Kris Driessen here and Patricia Cummings here.
What I was able to discover about the history of the North Star/Sawtooth Star pattern is --- not too much! It is old. The oldest example I found is a quilt from around 1800 recorded on The Quilt Index. The unknown quilter used indigo dyed wool in constructing the blocks.
This quilt, also from The Quilt Index, was made in the 1850 - 1875 time frame by a quilter known only as Ellen. She hand pieced and stitched it from cotton fabric on her family farm near Versailles, Kentucky.
And the last quilt I have to show you brings us back to the Civil War. This quilt, shown in a 2001 exhibit at the Smithsonian's National Museum of American History, can be seen and read about in detail on the Historic New England website. It was sold at the 1836 Boston Anti-Slavery Fair - be sure to visit the website and read the poem that was embroidered in the center. More about the anti-slavery fairs can be found on Barbara Brackman's Civil War quilts blog. In fact, if you like quilting history, you'll probably love her site and her book Facts and Fabrications: Unraveling the History of Quilts and Slavery.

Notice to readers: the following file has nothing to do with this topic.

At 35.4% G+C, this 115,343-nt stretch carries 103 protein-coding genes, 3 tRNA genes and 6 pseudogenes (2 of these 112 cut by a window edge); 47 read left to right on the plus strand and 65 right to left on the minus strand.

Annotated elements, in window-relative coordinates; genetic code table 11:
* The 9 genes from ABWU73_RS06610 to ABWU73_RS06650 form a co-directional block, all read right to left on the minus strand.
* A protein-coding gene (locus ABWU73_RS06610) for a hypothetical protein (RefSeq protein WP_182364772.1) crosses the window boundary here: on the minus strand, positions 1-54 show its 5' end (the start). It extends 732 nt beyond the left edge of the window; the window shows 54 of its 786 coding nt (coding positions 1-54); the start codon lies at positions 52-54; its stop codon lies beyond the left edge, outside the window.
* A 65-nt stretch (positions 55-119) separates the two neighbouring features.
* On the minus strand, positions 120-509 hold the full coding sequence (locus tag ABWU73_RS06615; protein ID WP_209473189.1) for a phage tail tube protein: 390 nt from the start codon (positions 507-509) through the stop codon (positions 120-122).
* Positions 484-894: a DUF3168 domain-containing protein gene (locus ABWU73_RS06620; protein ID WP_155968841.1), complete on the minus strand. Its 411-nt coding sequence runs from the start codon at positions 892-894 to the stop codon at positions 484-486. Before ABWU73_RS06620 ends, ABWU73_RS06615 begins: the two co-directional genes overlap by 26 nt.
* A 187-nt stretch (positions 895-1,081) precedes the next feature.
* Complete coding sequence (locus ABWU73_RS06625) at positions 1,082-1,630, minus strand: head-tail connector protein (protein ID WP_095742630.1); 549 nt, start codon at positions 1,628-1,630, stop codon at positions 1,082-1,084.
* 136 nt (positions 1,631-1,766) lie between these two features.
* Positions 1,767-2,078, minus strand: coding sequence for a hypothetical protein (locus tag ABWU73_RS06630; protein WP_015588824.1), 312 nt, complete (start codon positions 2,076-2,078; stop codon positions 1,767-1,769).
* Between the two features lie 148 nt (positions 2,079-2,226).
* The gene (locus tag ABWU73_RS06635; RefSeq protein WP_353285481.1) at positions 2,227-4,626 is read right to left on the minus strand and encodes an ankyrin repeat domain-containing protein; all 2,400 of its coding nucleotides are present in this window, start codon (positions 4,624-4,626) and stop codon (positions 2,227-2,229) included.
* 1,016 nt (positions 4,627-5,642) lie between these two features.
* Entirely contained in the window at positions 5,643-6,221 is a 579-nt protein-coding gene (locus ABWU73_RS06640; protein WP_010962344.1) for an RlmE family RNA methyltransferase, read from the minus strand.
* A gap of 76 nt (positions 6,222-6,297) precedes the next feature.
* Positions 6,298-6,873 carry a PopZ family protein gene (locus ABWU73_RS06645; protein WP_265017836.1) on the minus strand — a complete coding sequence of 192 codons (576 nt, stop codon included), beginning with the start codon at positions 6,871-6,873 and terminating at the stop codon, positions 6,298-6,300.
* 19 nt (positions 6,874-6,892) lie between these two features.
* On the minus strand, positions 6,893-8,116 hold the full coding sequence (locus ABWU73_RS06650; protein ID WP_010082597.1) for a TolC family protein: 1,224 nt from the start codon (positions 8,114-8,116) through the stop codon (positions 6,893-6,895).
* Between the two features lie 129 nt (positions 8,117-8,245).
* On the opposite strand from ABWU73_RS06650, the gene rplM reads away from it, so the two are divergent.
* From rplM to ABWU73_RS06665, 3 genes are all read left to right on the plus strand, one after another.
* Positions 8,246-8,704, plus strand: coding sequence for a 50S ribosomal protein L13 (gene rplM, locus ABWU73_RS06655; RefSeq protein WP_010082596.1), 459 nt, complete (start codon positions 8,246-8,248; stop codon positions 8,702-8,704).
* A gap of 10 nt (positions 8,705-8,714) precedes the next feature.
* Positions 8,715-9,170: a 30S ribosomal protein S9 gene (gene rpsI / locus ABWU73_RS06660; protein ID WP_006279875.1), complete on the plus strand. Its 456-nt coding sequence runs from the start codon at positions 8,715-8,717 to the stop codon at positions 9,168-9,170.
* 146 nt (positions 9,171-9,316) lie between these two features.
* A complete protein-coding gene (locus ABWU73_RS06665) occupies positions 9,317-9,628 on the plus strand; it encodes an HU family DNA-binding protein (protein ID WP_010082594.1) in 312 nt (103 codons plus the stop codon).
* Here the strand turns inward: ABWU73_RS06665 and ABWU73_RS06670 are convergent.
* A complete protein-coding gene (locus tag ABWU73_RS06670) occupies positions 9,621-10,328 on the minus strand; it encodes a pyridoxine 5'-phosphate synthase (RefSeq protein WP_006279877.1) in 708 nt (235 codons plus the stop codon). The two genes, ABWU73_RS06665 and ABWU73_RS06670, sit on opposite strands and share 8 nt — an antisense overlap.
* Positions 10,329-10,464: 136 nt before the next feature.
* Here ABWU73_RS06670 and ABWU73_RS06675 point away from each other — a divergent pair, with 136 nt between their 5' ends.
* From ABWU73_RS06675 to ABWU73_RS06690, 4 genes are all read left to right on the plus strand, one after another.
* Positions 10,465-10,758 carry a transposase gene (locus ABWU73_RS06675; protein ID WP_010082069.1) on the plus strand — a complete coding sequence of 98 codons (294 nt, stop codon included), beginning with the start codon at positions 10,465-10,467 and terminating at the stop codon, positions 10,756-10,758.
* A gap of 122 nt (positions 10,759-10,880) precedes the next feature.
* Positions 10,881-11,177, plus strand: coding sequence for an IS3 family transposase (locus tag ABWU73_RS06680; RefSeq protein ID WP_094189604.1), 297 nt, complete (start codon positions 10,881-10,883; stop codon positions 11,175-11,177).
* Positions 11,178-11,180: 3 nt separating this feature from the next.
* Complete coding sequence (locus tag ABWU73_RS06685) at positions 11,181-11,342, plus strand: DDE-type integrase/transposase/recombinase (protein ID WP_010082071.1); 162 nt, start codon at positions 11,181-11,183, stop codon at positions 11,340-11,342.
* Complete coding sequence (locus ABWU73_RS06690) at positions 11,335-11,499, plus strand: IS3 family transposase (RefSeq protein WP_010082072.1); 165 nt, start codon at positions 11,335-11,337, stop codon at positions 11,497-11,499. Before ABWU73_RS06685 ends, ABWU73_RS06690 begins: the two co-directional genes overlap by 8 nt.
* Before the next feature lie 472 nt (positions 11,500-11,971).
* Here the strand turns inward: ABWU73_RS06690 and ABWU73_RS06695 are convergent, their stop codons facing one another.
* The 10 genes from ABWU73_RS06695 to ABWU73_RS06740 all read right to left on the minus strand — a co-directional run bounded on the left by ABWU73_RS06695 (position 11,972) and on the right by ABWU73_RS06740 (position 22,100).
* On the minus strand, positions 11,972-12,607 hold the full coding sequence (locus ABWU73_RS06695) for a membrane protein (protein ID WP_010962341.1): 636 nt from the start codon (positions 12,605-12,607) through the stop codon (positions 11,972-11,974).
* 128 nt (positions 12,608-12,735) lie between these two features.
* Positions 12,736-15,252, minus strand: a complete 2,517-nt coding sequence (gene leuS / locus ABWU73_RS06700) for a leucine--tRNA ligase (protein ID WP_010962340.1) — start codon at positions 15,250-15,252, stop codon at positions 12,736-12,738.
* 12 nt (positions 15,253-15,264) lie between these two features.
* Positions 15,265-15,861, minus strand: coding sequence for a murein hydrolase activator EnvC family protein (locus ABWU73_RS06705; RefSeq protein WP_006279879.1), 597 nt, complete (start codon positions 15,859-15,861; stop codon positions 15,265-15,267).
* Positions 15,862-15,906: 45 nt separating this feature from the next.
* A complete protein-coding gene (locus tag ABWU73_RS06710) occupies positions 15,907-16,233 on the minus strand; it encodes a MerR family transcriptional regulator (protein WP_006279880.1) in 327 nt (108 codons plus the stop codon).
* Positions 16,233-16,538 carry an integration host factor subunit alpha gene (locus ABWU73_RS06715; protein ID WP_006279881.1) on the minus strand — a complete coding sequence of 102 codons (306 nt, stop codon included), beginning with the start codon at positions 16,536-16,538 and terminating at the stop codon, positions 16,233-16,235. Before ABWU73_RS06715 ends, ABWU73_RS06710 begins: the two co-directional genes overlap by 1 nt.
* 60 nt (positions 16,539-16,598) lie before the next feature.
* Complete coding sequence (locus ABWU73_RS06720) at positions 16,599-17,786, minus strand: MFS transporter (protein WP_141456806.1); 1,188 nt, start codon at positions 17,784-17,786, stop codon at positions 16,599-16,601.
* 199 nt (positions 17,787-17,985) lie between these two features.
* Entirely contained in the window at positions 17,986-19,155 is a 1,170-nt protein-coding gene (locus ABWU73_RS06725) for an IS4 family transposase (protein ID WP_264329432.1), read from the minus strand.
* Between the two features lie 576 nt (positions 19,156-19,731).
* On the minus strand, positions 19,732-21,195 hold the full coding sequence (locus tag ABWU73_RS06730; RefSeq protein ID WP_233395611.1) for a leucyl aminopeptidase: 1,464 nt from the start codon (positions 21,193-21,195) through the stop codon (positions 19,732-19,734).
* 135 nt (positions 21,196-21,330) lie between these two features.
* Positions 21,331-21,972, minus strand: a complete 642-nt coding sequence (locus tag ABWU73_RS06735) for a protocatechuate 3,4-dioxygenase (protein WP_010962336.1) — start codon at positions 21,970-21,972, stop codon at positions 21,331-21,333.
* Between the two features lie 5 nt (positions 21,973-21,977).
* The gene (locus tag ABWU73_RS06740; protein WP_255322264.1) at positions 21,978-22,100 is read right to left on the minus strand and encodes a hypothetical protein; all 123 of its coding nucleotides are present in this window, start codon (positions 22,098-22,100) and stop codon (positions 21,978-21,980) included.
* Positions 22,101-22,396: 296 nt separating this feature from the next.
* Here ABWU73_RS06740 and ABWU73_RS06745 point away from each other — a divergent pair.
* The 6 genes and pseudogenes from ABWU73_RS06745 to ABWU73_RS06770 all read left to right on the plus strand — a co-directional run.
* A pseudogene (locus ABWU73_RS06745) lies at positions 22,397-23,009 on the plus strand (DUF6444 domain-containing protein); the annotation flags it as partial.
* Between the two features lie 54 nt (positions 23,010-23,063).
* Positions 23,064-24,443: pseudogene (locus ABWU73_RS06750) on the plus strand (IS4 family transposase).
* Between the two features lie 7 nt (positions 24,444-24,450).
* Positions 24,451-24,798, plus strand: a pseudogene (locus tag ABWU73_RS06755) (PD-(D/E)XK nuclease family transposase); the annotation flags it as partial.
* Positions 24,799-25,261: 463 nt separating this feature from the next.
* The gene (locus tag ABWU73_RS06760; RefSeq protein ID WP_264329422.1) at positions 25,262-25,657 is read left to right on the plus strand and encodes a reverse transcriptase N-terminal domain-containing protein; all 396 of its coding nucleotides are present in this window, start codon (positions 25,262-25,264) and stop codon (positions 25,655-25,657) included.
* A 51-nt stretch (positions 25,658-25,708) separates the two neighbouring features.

The thing about cherished stories is just that - they're cherished. I'll probably always think of the Underground Railroad when I see this pattern, just as I won't totally discard my visions of Betsy Ross selflessly toiling away on our flag or a young George Washington bravely doing the right thing. Escaped slaves traveled at night and we do know they followed the North Star. I may just hang onto my vision of a North Star quilt in some way marking their next station.
Who knows .....
Happy Creating! Deborah